Saturday, February 23, 2013

game preview: Georgia Tech

Date/Time: Sunday, February 24; 2:00


Record against the Jackets: 34-39

Last meeting: GT 66, UVA 60; 2/3/13, Atlanta

Last game: Miami 54, UVA 50 (2/19); UNC 70, GT 58 (2/19)


UVA: 60.6 (#339)
GT: 66.3 (#174)

UVA: 109.2 (#42)
GT: 95.8 (#249)

UVA: 88.3 (#21)
GT: 87.0 (#10)

UVA: .8979 (#20)
GT: .7292 (#82)

Projected lineups:


PG: Jontel Evans (4.2 ppg, 2.5 rpg, 5.1 apg)
SG: Paul Jesperson (5.0 ppg, 2.2 rpg, 1.1 apg)
SF: Joe Harris (16.7 ppg, 4.1 rpg, 2.2 apg)
SF: Justin Anderson (6.8 ppg, 3.1 rpg, 2.2 apg)
PF: Akil Mitchell (12.3 ppg, 8.7 rpg, 1.5 apg)

Georgia Tech:

PG: Mfon Udofia (8.8 ppg, 2.7 rpg, 3.0 apg)
SG: Chris Bolden (7.0 ppg, 2.1 rpg, 1.3 apg)
SF: Marcus Georges-Hunt (10.7 ppg, 4.9 rpg, 1.2 apg)
PF: Robert Carter (9.8 ppg, 6.9 ppg, 0.9 apg)
C: Daniel Miller (7.7 ppg, 6.6 ppg, 2.2 apg)

UVA's last two losses aren't actually all that distressing - they played well enough against that Lunardi actually moved them up in his last bracketology - but they still represent missed opportunities.  As such, there's not much margin for error any more.  The Hoos remain in the drivers' seat for third seed in the ACC, but they have to win the winnable games or else have the selection folks cast doubtful eyes in their direction.  Losing to GT on the road didn't help, but fortunately, the last time we had a revenge game at the JPJA, it went OK if you consider a 37-point blowout win OK.

-- UVA on offense

The score on Georgia Tech hasn't changed much since the last time we saw them.  Really bad on offense and pretty excellent on defense.  In fact, their KenPom numbers have trended even further toward the extremes since that last game.  The last time a team scored better than a point per possession on them was NC State on January 9.  UVA was on pace to do just that, and then went FLUB.

Daniel Miller remains a dangerous shotblocking fiend, with his stats for both blocks and fouls in excellent shape.  His shot-altering presence was a big reason UVA wilted in the second half last time.  I had hoped at the time that Mike Tobey could help draw him away from the basket, but Tobey only played nine pretty ineffective minutes and was probably starting to feel the effects of the mono that's kept him out of every game since.  On the off-chance he returns - unlikely - Tobey isn't going to bring much but some semi-useful breather minutes the way Darion Atkins has been relegated to doing.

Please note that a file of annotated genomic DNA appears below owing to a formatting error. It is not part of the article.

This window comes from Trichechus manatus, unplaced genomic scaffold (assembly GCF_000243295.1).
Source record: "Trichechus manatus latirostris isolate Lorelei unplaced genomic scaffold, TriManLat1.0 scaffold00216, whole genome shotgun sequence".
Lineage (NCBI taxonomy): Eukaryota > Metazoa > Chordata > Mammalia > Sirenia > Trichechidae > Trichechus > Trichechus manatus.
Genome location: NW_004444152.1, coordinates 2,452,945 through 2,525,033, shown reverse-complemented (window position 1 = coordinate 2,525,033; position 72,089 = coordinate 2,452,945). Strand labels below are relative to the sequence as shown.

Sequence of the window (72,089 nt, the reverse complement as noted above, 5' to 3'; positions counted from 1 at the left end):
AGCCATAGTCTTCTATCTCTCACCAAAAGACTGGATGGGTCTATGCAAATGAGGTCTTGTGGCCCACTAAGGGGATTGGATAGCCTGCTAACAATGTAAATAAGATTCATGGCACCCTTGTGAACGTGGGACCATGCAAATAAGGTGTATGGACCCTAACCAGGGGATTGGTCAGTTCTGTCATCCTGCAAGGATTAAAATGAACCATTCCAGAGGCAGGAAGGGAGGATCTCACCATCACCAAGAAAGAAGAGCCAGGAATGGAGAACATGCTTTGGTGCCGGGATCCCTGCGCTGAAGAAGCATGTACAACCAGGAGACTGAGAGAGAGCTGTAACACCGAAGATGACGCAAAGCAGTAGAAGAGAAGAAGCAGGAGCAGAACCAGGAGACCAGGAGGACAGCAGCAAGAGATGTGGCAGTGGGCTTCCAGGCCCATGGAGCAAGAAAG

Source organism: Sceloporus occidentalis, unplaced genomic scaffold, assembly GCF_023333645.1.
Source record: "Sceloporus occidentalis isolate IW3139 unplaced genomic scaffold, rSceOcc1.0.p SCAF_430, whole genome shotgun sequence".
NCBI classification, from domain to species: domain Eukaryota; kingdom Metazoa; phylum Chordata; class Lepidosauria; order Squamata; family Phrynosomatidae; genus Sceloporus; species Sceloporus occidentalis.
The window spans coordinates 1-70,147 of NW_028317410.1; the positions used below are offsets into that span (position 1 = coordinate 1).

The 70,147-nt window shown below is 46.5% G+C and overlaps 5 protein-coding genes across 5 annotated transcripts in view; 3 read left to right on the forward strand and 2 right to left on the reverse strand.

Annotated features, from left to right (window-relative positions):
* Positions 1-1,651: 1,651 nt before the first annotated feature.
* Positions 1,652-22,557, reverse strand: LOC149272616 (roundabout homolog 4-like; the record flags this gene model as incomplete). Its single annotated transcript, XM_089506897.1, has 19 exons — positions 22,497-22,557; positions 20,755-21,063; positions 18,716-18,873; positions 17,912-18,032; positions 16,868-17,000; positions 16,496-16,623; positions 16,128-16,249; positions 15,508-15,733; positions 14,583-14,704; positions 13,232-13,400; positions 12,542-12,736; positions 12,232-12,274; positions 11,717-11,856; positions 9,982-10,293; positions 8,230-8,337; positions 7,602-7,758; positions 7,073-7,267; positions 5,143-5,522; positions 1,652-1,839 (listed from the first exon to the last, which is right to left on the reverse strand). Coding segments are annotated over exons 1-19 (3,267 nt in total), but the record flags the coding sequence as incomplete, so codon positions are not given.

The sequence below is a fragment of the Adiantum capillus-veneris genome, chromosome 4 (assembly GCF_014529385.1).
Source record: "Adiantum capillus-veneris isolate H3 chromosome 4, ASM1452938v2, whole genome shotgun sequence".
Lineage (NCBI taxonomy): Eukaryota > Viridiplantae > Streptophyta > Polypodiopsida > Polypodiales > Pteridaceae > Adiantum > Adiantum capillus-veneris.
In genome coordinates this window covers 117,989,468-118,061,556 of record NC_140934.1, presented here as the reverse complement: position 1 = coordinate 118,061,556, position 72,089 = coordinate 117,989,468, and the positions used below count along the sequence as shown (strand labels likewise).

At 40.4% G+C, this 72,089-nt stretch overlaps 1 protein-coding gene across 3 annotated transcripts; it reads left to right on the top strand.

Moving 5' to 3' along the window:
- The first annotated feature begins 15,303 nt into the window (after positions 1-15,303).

There are other ways to get Miller away from the rim, which UVA used to some effect last time, but Robert Carter does a lot of good cleanup work even when your scheme for Miller works to perfection.  Keeping our (thin lineup of) bigs on the move is important, and guys who attack the rim need to be aware of the backdoor block.  Against GT, drivers need to be more aware than usual of the possibility of kicking to an open three-point shooter.  (Who must then of course knock the shot down.)

If anything has held UVA back on offense this year, at least in the ACC portion of the season, it's simply finishing opportunities.  Unfinished chances were a big problem against Miami and they were a big reason for the last GT loss; UVA could never quite find the dagger they needed to put the Jackets away.  Georgia Tech isn't a great team and UVA needs to find that killer instinct and bring it to every game.  That'll be the difference if they do what they couldn't in Atlanta.

-- UVA on defense

Another reason for the Atlanta loss was a breakdown in interior defense.  This is always going to be a thing as long as Akil Mitchell is the only healthy post player and Evan Nolte is left guarding guys his own size only much more athletic.  Miller is a solidly efficient player and Carter has a lot of athleticism that needs refinement into consistent post scoring.... but is very dangerous when given space to operate in.  Plus, Kammeon Holsey can bring it off the bench as well.

I seem to recall trashing GT's guard play last time out; in that respect, nothing's changed.  Brian Gregory tries to minimize the minutes played by his guards, letting Mfon Udofia run the point (at which he's become respectable if not exactly dangerous) but otherwise keeping the ball in the hands of the frontcourt as much as possible.  Three-guard lineups are rare.  Marcus Georges-Hunt is a forward who takes up a lot of the responsibilities of a two-guard since Brandon Reed and Chris Bolden are such awful shooters.

So scheme-wise, the matchup shouldn't be a problem.  The pack-line defense loves it if you try and work the ball inside because more often than not, it'll handle that.  Personnel-wise, it's tricky.  Nobody's really athletic enough, big enough, and at the same time, healthy enough to guard Carter and Miller at the same time.  That plus Holsey was a problem.  Expect Tony Bennett's game plan to focus on finding ways to keep Carter and Holsey out of the paint.

-- Outlook

Yeah, I know this didn't go so hot last time.  But up until it started going badly, it was actually going pretty well.  And even on a two-game losing streak, UVA's on a long playing-pretty-good streak.  Tony isn't the kind of coach to let the same thing bedevil his team twice, and I think there'll be an answer for some of those interior defensive problems.  If GT starts raining threes from everywhere, then you tip your hat and move on, but that's not their game and it should allow the UVA defense to come up with some solutions for stopping GT's frontcourt.  It's a good day to bounce back in more ways than one.

Final score: UVA 64, GT 56

No comments: